‘Why I’m coming forward now!’
During the 1980s and 1990s, I was working in Hollywood as a reporter for several national magazines and newspapers. Because of my good relationship with stars, publicists and the press I became “a fixer”: someone who helps stars keep embarrassing stories out of the press. I helped keep secrets safe for some of Hollywood’s leading men.
In 1991, my reputation was such that I was asked to work on behalf of a fast-rising figure on the national stage: Arkansas Gov.William Jefferson Clinton. I attended a meeting in Hollywood where I was told by an intermediary: “There will be a lot of stories coming out in the tabloid press. We want them buried.”
I was informed that these stories would involve rumors of Bill Clinton‘s many sexual dalliances and an alleged ongoing affair ofHillary Clinton with a male member of her law firm, Vince Foster, as well as a female mover-and-shaker in Hollywood.
For a retainer of $4,000 a month — paid by a third party, not the campaign — I was told to keep these stories hush-hush in one of two ways: by trading access to the Clintons for “positive” interviews, or by paying the reporters.
The payments were always cash, usually delivered in a movie theater or restaurant on Sunset Boulevard, and came in two denominations: $100 for a heads-up that a bad story was coming; or considerably more to kill the piece.
It did not appear that the job would be terribly time-consuming: After all, Hillary reportedly had just one lover, and Bill’s girlfriends were all in the past.
Not so. The sexual dalliances were ongoing — and so my communications with the West Wing, Air Force One and Camp David continued through 1998 — a stunning length of time when one considers that both the president and the first lady were supposed to be devoting their full energies to the business of the people of the United States!
The gravest example of a Clintonian lack of judgment occurred in March 1994. Presidential brother Roger Clinton was marrying his eight-months-pregnant bride Molly. There was a bachelor party. Prostitutes were involved. Recordings were made. Recordings involving Bill Clinton.
Arrangements for a meeting between Bill and a 26-year-old brunette were discussed when the president was to arrive in Dallas for the ceremony.
The tape recording was offered, for sale, to The National ENQUIRER. Before the publication and its then-editor could publish a transcript, I swooped in and negotiated for the White House to give this paper exclusive access to the ceremony itself. Not evenThe Washington Post or The New York Times had that. The ENQUIRER was given leave to publish exclusive White House photographs.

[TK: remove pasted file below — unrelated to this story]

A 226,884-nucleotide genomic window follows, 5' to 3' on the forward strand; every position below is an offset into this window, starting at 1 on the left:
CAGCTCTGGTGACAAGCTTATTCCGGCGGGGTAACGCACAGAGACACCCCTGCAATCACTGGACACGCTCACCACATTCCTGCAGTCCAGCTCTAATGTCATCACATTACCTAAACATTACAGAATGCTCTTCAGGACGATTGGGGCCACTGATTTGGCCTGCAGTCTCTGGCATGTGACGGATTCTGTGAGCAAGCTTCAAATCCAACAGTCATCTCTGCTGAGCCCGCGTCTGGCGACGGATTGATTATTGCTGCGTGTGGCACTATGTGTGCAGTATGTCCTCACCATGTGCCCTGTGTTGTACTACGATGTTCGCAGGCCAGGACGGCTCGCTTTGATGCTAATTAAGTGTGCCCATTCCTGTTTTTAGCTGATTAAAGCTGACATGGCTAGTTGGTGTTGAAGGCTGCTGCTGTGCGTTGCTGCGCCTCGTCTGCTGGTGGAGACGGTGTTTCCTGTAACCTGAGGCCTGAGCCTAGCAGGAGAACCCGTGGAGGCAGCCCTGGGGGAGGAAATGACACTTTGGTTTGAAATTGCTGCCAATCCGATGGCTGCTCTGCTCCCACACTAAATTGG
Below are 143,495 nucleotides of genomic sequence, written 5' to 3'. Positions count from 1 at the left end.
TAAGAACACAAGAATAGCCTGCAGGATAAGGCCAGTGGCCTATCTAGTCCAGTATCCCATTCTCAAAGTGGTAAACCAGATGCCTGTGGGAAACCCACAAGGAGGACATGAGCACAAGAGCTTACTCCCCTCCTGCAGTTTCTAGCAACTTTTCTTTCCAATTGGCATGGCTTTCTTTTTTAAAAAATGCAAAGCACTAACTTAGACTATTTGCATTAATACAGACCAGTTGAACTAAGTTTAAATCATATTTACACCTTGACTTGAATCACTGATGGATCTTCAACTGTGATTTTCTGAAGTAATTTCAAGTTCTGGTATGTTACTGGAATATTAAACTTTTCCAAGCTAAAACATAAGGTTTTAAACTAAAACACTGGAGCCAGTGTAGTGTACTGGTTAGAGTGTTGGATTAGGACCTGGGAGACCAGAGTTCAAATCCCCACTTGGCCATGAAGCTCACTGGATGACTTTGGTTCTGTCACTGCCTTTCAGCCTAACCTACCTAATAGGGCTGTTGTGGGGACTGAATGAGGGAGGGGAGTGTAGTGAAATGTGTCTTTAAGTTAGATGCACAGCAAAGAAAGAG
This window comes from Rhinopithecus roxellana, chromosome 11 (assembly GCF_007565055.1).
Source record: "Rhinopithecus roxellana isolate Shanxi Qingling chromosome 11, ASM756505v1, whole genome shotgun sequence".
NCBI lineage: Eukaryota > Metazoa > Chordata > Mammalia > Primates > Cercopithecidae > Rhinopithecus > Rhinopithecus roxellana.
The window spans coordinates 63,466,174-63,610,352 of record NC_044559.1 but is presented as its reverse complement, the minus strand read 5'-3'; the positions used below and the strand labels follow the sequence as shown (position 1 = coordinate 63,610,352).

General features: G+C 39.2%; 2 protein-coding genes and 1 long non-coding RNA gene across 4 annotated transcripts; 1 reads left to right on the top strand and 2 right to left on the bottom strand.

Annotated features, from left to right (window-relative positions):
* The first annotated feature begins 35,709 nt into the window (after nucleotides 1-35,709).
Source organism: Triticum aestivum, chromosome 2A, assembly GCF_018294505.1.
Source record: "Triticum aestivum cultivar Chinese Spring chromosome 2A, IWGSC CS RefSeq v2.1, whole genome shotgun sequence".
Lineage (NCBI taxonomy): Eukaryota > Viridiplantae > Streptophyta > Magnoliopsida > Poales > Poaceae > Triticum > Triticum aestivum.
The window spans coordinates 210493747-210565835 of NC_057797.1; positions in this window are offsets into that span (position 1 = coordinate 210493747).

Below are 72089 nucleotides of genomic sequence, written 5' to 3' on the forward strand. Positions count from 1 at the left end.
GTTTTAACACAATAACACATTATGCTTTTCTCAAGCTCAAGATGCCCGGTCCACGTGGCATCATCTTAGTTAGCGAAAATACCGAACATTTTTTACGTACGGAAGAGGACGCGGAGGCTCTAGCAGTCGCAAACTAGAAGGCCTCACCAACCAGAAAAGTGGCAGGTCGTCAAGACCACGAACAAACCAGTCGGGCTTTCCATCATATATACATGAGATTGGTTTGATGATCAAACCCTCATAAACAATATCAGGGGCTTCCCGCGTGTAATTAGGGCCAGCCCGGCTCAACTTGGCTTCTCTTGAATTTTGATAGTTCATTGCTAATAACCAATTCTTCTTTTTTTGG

At the reception, while Bill Clinton sang with the piano player, Hillary was introduced to The ENQUIRER reporter. Her expression fierce, voice tight, she took and tightly held the reporter’s hand and demanded, “Are we done now?” The reporter replied, “Madam First Lady, with this incident, yes.”
Of course, we were not done. This was one of many in an endless string of sexual stories arising from what effectively was the Clintons’ open, polyamorous marriage.
I have kept these secrets for a quarter-century because Bill Clinton had become an elder statesman with heart trouble and Hillary Clinton seemed to be focused, at last, on the business of doing her job — for better or for worse.
I am coming forward now because of the endless attention the alleged indiscretions of Donald Trump have received. Nothing I have heard comes close to the sexual and moral corruption of the Clintons — many of which have yet to be revealed.
Predictably, the liberal media is focusing on one man’s alleged misdeeds and ignoring another’s proven sins.
I mention some of these here and now because we have only two serious candidates for the presidency. In the few weeks remaining until the election, we should not be weighing whose corruption is worse (the Clintons win by a landslide, if all were to be told), but who has the best ideas and leadership skills to become president of the United States.